The Egyptian Initiative for Personal Rights (EIPR) said Wednesday that the return of displaced families to Beni Suef through a new customary session is an incomplete step, and will not solve the sectarian tension.
A village in Beni Suef has witnessed religious conflict over the past week, following the alleged insulting of Islam by a Coptic man on Facebook.
After days of conflict, meetings were held in the village, but the outcome was the forcible displacement of the man and four of his relatives’ families. Despite the meeting, a further 10 homes were reported by Coptic sources as having been burned in ongoing attacks.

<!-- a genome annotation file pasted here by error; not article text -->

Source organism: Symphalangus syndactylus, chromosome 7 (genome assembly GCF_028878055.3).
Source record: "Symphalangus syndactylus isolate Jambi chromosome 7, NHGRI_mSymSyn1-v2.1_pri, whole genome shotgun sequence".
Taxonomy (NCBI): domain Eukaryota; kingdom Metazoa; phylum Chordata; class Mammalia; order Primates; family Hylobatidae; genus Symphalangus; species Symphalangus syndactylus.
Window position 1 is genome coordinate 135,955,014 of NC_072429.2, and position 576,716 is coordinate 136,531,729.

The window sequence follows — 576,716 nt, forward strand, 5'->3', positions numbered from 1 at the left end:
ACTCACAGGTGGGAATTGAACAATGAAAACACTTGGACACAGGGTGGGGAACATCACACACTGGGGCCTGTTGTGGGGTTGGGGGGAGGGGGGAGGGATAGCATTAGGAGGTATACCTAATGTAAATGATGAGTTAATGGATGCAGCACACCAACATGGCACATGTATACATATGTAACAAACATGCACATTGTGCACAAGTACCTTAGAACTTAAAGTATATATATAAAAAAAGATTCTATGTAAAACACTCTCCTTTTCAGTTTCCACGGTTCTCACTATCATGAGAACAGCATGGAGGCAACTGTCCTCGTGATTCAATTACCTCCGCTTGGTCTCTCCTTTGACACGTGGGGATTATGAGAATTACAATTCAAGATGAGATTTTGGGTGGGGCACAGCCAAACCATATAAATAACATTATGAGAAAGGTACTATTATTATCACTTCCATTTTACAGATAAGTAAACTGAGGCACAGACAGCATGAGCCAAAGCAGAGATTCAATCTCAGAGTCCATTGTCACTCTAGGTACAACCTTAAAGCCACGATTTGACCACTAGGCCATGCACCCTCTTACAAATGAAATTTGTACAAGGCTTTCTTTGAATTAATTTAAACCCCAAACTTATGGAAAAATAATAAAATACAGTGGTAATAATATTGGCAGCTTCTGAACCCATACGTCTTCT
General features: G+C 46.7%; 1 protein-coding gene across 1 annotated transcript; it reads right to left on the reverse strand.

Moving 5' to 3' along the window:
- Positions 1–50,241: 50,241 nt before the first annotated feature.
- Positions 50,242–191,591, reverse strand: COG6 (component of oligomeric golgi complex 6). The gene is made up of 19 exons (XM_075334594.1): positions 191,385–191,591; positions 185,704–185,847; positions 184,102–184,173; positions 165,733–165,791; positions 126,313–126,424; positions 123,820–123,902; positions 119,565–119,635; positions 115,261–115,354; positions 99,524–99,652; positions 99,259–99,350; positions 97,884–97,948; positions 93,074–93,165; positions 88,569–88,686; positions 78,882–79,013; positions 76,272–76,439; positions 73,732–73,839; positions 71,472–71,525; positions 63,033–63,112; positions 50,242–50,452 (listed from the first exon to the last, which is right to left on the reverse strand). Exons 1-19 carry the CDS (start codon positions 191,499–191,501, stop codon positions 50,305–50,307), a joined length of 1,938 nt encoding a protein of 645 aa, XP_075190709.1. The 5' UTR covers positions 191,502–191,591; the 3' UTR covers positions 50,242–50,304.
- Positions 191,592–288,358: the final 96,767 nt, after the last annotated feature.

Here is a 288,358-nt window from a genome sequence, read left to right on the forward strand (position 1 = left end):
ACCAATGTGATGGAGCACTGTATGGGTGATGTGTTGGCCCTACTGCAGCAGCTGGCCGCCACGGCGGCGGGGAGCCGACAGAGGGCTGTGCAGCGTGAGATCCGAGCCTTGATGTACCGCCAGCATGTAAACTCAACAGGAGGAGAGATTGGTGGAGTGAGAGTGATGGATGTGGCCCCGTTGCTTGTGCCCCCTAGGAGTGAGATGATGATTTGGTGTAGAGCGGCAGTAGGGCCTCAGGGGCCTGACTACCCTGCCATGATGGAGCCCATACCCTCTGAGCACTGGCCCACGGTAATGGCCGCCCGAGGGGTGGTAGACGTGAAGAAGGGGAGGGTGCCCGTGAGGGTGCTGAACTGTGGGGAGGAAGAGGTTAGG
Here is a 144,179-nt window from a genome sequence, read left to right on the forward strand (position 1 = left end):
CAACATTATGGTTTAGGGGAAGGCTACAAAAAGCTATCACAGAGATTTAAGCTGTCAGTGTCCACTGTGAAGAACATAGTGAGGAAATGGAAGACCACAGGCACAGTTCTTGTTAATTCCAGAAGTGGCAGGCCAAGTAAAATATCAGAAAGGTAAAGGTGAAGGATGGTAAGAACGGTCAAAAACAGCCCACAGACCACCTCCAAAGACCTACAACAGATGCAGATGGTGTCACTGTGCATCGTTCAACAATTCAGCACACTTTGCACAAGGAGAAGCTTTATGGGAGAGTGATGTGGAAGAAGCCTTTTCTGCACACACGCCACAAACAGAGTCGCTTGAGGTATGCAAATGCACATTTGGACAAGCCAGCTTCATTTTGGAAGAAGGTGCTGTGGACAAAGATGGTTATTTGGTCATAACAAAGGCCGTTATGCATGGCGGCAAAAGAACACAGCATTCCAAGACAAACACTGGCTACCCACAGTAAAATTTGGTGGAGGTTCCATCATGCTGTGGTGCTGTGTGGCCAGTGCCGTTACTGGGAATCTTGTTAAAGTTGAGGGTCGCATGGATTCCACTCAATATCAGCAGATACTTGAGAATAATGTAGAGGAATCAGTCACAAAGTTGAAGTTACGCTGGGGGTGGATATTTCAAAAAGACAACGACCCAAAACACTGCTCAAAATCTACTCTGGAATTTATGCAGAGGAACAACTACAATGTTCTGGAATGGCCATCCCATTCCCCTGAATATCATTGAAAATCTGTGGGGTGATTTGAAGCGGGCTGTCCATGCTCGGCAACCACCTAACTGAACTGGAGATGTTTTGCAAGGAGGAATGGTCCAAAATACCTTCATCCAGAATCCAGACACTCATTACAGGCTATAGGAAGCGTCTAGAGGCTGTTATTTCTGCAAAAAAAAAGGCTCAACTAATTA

EIPPR criticised the customary sessions, which “turned into a parallel judiciary lacking the minimum guarantees of fair trial and non-discrimination”.
“The state takes shortcuts with these types of violations and attacks on the property of citizens,” said EIPR in a statement.
The organisation called for fundamental changes in the methods dealing with sectarian attacks, and not relying only on security solutions, with the application of the law.
Article 63 of the constitution bans “forced arbitrary displacement of citizens in all its forms and manifestations”.
The head of the Egyptian Union for Human Rights Organization, Naguib Gabriel, filed a report against Bani Suef’s governor and head of security due to the decision to displace the Coptic families.